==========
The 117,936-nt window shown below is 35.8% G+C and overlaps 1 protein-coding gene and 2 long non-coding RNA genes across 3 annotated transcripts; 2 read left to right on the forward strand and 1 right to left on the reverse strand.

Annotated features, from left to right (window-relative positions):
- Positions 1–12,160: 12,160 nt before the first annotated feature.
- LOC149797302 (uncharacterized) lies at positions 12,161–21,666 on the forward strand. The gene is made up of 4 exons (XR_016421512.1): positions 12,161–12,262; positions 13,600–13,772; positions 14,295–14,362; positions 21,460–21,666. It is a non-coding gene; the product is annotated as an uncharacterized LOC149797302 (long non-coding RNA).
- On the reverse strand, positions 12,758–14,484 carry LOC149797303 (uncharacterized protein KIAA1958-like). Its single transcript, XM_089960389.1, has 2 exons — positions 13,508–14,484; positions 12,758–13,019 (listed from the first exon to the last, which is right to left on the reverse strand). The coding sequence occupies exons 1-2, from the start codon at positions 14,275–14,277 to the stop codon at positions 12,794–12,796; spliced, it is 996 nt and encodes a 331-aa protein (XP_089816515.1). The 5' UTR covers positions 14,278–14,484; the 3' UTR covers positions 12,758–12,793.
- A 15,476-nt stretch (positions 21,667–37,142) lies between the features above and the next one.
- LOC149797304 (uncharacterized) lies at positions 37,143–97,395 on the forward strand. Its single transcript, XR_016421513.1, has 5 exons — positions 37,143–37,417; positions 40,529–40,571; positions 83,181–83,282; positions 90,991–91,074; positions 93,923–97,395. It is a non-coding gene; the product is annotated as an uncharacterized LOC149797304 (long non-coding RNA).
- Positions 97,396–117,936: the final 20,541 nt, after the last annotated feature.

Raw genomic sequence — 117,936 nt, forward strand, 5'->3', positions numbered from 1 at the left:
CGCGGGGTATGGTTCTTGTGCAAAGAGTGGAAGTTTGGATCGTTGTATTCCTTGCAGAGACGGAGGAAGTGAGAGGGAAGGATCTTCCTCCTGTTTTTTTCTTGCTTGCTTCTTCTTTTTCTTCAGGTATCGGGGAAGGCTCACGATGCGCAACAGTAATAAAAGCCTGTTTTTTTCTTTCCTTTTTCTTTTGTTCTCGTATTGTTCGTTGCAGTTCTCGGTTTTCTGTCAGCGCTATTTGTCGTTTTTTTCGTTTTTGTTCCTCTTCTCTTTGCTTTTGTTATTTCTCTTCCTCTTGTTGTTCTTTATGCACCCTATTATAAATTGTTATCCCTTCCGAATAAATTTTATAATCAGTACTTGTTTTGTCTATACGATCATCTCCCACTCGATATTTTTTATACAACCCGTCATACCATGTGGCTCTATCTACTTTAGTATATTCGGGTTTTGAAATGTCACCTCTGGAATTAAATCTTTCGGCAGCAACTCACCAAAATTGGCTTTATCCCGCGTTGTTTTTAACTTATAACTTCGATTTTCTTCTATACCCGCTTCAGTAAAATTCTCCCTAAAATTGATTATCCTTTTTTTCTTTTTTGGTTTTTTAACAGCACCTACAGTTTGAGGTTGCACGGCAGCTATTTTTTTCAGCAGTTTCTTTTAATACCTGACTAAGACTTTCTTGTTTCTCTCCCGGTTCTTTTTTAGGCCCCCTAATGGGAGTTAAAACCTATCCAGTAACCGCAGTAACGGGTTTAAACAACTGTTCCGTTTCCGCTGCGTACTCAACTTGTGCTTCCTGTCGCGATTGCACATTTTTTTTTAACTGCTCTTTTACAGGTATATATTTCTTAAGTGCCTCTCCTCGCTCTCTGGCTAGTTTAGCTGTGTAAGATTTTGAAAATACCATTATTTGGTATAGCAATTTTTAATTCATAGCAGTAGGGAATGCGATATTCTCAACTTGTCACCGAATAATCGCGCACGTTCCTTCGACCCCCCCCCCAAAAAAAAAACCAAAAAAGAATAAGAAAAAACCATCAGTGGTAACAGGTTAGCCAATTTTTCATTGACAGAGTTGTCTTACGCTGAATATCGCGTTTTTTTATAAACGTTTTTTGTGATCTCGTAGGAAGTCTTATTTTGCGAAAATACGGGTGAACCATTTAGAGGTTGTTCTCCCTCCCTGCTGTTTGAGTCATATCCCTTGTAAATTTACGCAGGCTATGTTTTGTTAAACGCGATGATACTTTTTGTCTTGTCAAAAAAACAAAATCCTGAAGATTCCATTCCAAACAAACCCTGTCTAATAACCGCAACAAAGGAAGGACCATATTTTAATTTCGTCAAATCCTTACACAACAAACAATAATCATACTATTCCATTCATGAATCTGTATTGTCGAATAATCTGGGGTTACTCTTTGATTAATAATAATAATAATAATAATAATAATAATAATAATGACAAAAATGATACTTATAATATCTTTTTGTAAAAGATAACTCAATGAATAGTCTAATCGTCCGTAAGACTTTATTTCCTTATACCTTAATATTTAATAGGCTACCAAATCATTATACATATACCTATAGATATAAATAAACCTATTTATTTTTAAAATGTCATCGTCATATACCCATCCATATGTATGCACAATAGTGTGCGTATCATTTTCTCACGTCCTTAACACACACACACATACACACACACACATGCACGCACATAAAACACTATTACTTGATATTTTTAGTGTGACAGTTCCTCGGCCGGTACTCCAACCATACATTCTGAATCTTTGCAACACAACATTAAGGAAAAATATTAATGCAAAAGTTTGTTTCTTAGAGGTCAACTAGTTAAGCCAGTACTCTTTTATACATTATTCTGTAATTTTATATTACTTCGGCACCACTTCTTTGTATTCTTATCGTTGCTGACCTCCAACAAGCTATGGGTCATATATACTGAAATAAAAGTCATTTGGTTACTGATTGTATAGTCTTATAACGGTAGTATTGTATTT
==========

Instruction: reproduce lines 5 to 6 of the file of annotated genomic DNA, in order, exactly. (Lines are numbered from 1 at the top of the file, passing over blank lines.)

- On the reverse strand, positions 12,758–14,484 carry LOC149797303 (uncharacterized protein KIAA1958-like). Its single transcript, XM_089960389.1, has 2 exons — positions 13,508–14,484; positions 12,758–13,019 (listed from the first exon to the last, which is right to left on the reverse strand). The coding sequence occupies exons 1-2, from the start codon at positions 14,275–14,277 to the stop codon at positions 12,794–12,796; spliced, it is 996 nt and encodes a 331-aa protein (XP_089816515.1). The 5' UTR covers positions 14,278–14,484; the 3' UTR covers positions 12,758–12,793.
- A 15,476-nt stretch (positions 21,667–37,142) lies between the features above and the next one.